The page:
It made its mark after debuting a couple of years back, and now those behind the festival – which comes with strings firmly attached – are preparing for its return. David Whetstone was charmed by it in 2017 and was delighted to find out more about the 2019 event.
They can amuse, educate, mollify, even terrify but the one thing all puppets have in common is that they are not alive… probably.
No, that’s silly. There’s no probably about it. Puppets aren’t alive; they’re made of stuff – by humans.
The art of puppetry, surely, is to animate an object so vividly that the audience won’t see the human with the hand inside or pulling the strings and will forget that it lives in a bag or a box.
Basil Brush, Miss Piggy, the Woodentops: for many of us, they’ll rank alongside (and perhaps even above) classmates, neighbours and even family members as vivid reminders of childhood.
Then there’s the dark side. Remember your first encounter with Punch and Judy on the beach – domestic abuse with shrieking voices, crocodiles, strings of sausages and unfettered violence?
Perhaps the smile froze on your infant face. Perhaps there was only alarm – good preparation for horror films like Child’s Play and Puppet Master.
All of which is preamble to the brilliant news (better late than never) that the second Newcastle Puppetry Festival, Moving Parts, is almost upon us after a very successful debut in 2017.
Who’s organising it?
The co-founders are William Steele (production director) and Kerrin Tatman (artistic director). Both are keen puppet makers who do lots of other things.
William runs Space Six, the arts venue at Commercial Union House on Pilgrim Street, and 4M Puppets. Kerrin is a musician and co-artistic director of Beverley Puppet Festival.
Also part of the team is Matthew Wood (engagement director) who, with Kerrin, runs Tatwood Puppets. He is striving to raise the profile of puppetry across the North East.
They have the backing of Arts Council England which has more than doubled the size of the grant it offered to make the first festival a success.
When is it and where?
The festival runs from April 6-14.
But there are outdoors events too.
Over the weekend of April 6-7 giant puppets will parade on Northumberland Street. Fun for all is on the cards. One puppet that’ll be hard to miss is Dolly the Giraffe. She’s a Scouser, all the way from Liverpool.
What’s on for children?
More than last time is the short answer. Children’s events proved hugely popular in 2017 – this is a festival designed to happen every two years – and there was a cry for more.
Children’s events are scheduled for Ouseburn Farm, Cluny 2 and Seven Stories, all in the Ouseburn Valley, and the Little Fawn Caravan Theatre will be setting up at Alphabetti (April 11 and 12) and Ouseburn Farm (April 13).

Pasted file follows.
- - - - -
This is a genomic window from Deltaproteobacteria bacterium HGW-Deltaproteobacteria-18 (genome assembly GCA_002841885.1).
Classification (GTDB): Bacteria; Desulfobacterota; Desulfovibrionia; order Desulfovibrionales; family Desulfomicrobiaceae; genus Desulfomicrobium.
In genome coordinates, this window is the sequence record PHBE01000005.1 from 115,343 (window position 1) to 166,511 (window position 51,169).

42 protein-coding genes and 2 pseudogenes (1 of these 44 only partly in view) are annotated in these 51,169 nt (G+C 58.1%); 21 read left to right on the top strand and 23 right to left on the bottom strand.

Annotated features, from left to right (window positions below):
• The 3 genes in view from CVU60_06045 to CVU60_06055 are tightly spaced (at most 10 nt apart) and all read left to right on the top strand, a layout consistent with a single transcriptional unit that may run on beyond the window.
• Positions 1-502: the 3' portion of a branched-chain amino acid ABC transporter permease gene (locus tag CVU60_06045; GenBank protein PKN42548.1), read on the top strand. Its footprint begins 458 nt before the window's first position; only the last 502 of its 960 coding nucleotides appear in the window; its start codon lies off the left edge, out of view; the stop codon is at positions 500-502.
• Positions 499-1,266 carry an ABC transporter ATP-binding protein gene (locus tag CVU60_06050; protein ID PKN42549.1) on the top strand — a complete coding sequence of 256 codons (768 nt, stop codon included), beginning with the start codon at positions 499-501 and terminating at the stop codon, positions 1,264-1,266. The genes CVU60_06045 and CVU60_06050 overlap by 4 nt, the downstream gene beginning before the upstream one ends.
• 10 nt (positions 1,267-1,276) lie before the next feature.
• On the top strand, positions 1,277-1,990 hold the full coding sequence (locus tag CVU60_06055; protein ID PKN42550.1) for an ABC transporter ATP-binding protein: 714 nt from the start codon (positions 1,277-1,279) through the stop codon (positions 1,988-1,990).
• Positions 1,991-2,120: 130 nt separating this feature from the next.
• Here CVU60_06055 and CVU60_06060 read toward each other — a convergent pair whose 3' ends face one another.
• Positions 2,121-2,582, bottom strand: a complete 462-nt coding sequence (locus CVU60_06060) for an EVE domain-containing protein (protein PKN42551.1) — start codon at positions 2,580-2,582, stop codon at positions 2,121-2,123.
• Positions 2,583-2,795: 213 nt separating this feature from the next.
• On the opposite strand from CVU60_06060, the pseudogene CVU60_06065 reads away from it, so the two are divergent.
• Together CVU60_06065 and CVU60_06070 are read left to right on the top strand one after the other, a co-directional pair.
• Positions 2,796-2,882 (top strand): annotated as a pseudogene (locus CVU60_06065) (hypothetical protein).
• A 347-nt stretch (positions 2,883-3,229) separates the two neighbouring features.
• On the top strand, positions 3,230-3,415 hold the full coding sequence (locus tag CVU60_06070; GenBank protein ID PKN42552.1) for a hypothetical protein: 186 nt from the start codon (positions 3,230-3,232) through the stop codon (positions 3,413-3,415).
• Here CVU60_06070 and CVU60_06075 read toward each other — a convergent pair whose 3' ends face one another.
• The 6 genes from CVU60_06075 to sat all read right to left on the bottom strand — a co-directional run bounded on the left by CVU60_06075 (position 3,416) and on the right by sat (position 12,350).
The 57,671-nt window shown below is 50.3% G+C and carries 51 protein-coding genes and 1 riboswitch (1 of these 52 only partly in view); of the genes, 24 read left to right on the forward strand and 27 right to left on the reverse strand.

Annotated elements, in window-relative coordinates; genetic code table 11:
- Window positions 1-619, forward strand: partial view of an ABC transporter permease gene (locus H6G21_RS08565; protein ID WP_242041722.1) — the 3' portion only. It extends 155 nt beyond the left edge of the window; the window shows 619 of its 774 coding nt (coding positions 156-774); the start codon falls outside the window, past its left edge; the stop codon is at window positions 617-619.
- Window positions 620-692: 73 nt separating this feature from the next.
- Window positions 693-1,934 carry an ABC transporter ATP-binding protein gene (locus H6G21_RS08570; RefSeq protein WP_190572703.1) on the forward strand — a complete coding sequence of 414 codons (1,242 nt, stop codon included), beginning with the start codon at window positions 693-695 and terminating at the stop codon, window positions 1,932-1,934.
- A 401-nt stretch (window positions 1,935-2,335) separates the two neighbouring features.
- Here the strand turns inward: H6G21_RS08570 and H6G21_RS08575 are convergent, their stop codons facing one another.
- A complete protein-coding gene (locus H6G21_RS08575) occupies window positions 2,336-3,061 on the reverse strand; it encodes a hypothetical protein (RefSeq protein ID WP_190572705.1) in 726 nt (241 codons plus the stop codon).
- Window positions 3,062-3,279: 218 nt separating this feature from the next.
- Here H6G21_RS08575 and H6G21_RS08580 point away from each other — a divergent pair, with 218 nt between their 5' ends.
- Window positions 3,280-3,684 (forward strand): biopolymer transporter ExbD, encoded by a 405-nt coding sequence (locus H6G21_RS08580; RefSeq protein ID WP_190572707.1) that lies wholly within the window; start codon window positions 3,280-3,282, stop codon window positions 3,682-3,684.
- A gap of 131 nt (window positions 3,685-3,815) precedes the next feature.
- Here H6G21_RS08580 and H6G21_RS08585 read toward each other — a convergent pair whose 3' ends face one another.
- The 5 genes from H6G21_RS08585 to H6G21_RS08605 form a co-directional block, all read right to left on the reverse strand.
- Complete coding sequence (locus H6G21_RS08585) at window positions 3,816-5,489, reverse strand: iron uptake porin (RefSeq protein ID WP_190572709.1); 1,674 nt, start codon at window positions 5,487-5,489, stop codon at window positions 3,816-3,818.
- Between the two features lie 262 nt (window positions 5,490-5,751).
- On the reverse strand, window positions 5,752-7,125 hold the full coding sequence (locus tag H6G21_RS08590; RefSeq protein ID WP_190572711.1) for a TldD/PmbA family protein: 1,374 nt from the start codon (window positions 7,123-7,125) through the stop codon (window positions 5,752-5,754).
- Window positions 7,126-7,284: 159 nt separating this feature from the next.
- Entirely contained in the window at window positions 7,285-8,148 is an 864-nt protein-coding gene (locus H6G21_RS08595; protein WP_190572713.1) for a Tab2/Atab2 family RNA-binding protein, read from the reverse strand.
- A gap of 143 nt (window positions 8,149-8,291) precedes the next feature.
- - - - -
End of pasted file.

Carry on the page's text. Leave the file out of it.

In terms of shows, you could catch Microbodyssey (don’t worry, it’s not a harmful condition), courtesy of Tatwood Puppets, on April 9 at Alphabetti. Suitable for ages seven plus, it’s a show about microbes.
Mermarella: Cinderella of the Sea, from Indigo Moon Theatre, is at the same venue on the 10th and the Cryptid Petting Zoo, from Headstrung Puppets, likewise on the 11th.
The former, for all ages, combines puppetry and shadow theatre; the latter, for ages four plus, offers a chance to interact with some very unusual creatures.
If shadow theatre intrigues you, there’s a show called My Shadow & Me at Alphabetti on the 12th with a post-show workshop. Shadowy Drew Colby is both performer and tutor.
Over at Seven Stories there’s a programme of performances and workshops. A Heart At Sea, on April 13, is billed as “an epic musical folktale on a miniature scale”, while Insect Marionette Circus, later on the same day, pretty much does what it says on the can.
And for the grown-ups?
Adult thrills there will be in abundance.
The programme begins gently enough on April 8 at Alphabetti with the UK premiere of Giraffe – another giraffe – from Hop Signor Puppet Theatre from Greece.
Suitable for all ages (but adults needn’t feel they need a small person in tow), it is a table top puppet performance with an uplifting theme but no words.
Later – same date, same place – there’s an opening night Puppet Cabaret for ages 18 plus. Expect magic, burlesque, dance and mystery performed by “a varied line-up of weird and wonderful puppets”.
There are too many shows to mention all by name but A Song of Plague, from Lost in the Fog (Alphabetti, April 10), shows how puppetry can embrace dark themes.
The show is set on the dangerous and polluted streets of London in 1665 and it features live music.
Dance City will present another of the festival highlights, Noone’s Land, from Merlin Puppet Theatre, emanating from Greece via Berlin, on April 10.
Billed as “a tale of freedom, creativity and the wonders that can be found around each one of us”, it focuses on a lonely scarecrow. (Scarecrows – eek! Then again, Worzel Gummidge wasn’t so bad).
Alphabetti presents Transmographiles – “six hands that move, morph and combine in unusual ways” – by Hopeful Monster Theatre on April 11.
Then on April 12 the focus falls on The Seed Carriers, an award-winning evocation of a dystopian society by Stephen Mottram’s Animata.
That is followed by Odd Doll Puppetry’s Seaside Terror, a celebration of the British horror genre and British seaside holidays of the 1970s. The implication is that the pair overlap considerably. Meet Evil Seagulls, Zombie Donkey and Bingo Hairballs.
There are also workshop and training opportunities for puppet makers and aspiring puppet makers throughout the festival.
Tickets and information?
You will find everything you need on the website www.newcastlepuppetryfestival.co.uk – or pick up one of the black Moving Parts programmes at city venues. You can also keep you eye on the Festival’s Facebook, Twitter and Instagram feeds.
Moving Parts: Newcastle Puppetry Festival, runs from April 6-14.Back to articles